LA approves temporary ban on dog breeding permits with city shelters overpopulated

City News Service
Wednesday, April 10, 2024
LA approves temporary moratorium on dog breeding permits
The Los Angeles City Council approved a temporary ban on dog breeding permits in an attempt to address overpopulation at city-run animal shelters.

LOS ANGELES (CNS) -- The Los Angeles City Council on Tuesday approved a temporary moratorium on dog breeding permits in an attempt to address overpopulation at the six city-run animal shelters.

Council members voted 13-0 to pass an ordinance needed to enact the moratorium. Council members Monica Rodriguez and Katy Yaroslavsky were absent during the vote.

According to city documents, the moratorium would be lifted once shelters are at or below 75% capacity for three consecutive months, and could be automatically reinstated if shelter capacity rises above 75%.

City officials emphasized the moratorium is only temporary until the shelters' can get control of the situation. It will affect dogs specifically, not cats or rabbits, because the shelters are reporting an influx of purebred dogs being dropped off.

Councilwoman Eunisses Hernandez, who chairs the council's Neighborhoods and Community Enrichment Committee and introduced the motion, said the action was necessary to address the "crises" at city animal shelters.

"They're overwhelmed with animals and the conditions are completely unacceptable," Hernandez said prior to the vote. "This is both an inflow and outflow problem."

She said not enough animals are being adopted or fostered, and on top of that many animals are coming into shelters due to a lack of pet-friendly rental units, a wave of dogs being dropped off after the COVID-19 pandemic, and pets not being spayed and neutered.

"Los Angeles legislators have taken their first decisive action to curb the city's ballooning homeless-animal overpopulation crisis by hitting it at the source: the breeders who've been churning out even more animals in a city already bursting with abandoned dogs and cats," PETA Senior Vice President Lisa Lange said in a statement.

"PETA is celebrating that L.A. is now one step closer to getting its arms around this emergency, and we're calling on Mayor Karen Bass and Los Angeles Animal Services to do their parts, which means enforcing the existing spay/neuter law and requiring shelters to offer refuge to everyone in need."

Hernandez said the Los Angeles Department of Animal Services issued more than 1,100 breeding permits in the first six months of 2023.

"It is unacceptable for the city to continue issuing breeding permits, while thousands of animals are suffering from overcrowded conditions in our shelters," Hernandez said. "This (moratorium) is just to get us to a place where our shelters are manageable."

The councilwoman emphasized that the city will need to take further action to address shelter conditions, most likely during budget conversations. She added that the city cannot allow'' animals to suffer as a result of "poor policy and budgeting decisions."

Councilwoman Traci Park agreed that the city needs to use "every tool" available to bring shelter population down to manageable levels.

"Hopefully, it will help alleviate some of the burnout among our shelter staff and some of the suffering experienced by animals in our community," Park said. "We need to take a hard look at all of our policies that may be contributing to the circumstances and ensure that Animals Services has the funding and resources that it needs to care for the animals in their custody."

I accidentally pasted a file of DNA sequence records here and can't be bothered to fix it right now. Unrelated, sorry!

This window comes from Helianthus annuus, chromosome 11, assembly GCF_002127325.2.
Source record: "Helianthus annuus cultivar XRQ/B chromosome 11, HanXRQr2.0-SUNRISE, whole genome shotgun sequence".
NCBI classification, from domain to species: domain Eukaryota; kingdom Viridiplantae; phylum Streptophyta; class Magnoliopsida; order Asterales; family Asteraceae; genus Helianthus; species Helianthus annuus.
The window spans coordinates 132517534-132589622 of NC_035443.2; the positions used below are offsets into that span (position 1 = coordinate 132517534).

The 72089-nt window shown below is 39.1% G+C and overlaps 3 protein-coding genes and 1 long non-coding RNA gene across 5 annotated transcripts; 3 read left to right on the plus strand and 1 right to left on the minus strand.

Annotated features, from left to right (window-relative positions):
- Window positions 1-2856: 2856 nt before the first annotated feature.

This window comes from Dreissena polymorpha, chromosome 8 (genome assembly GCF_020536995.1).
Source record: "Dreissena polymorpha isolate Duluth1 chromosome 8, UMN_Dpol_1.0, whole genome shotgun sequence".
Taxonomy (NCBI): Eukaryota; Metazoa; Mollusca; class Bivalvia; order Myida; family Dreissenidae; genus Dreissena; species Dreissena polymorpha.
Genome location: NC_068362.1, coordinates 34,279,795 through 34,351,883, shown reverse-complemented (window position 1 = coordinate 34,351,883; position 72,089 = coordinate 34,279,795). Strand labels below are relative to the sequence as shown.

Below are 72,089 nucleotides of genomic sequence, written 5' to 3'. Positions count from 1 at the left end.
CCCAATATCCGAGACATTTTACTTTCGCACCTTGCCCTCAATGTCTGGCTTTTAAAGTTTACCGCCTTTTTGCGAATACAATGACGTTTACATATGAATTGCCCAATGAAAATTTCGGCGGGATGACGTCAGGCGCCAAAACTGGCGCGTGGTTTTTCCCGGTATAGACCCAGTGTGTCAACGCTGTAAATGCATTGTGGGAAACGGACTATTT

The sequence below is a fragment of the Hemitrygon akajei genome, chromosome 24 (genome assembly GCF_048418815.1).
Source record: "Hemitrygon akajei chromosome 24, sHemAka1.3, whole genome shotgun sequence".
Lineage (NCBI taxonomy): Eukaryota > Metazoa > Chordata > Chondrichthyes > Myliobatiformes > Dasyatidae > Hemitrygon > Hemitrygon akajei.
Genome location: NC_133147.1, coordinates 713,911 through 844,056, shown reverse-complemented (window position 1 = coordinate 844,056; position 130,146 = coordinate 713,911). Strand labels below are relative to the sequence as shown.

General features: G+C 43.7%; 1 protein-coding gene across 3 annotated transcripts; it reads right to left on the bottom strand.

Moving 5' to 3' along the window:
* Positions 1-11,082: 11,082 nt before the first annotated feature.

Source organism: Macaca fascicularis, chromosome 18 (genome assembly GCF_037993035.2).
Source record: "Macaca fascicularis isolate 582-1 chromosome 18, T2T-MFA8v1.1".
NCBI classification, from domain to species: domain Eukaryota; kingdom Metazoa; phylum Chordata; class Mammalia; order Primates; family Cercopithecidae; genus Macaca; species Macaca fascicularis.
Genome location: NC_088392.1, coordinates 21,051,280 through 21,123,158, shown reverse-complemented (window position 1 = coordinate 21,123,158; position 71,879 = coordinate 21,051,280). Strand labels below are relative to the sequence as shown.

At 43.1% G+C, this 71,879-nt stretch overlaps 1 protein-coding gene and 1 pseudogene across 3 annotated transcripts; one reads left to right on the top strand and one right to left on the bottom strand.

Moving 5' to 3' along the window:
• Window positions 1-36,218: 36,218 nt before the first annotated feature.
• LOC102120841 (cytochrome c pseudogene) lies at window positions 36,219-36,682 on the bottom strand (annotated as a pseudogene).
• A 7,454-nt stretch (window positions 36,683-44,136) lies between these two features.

Councilman Bob Blumenfield, who chairs the council's budget committee, noted the moratorium would serve as a "tax-saving measure."

"Our shelters as mentioned are bursting at the seams and it costs money to house these animals, and it costs us even more money to put them down," Blumenfield said.

He encouraged Angelenos to adopt their pets from shelters and to stop getting their animals from breeders. Blumenfield also shared a warning from animal advocates who say some breeders may choose to go "underground," and continue backyard breeding to avoid the need for a permit. He said a robust outreach campaign across the city to encourage people to adopt could prevent that issue.

"Our shelter animals often get a bad rep," Blumenfield said. "They're a wonderful mix and pure breeds at the shelters that just need a good home."

He added, "Nothing is perfect, but it gets us to thinking of our goals to become a no-kill' city, and it puts us in the right direction."

City officials are also in the process of considering a proposal to provide a stipend to encourage more people to foster animals in shelters.

Bunny World Foundation, a Los Angeles-based nonprofit that rescues hundreds of bunnies from the city's shelters, expressed disappointment that the moratorium did not include rabbits.

"Bunny World Foundation has been advocating (for) a moratorium on breeding permits for rabbits for over a decade. We are very disappointed that the moratorium, initially supposed to include cats and rabbits, was changed to exclude those underrepresented species," BWF founder and president Lejla Hadzimuratovic said Tuesday. "This is short-sighted, as the shelters are overrun with unwanted rabbits -- they just rescued over 100 rabbits in Granada Hills several weeks ago thanks to a breeder."

"... Bunny World Foundation is pushing for legislation for rabbits to be treated equally to cats and dogs and asking city officials to enforce laws that regulate breeders and illegal animal traffickers and protect better the health and welfare of rabbits who are victims of such sales," she added.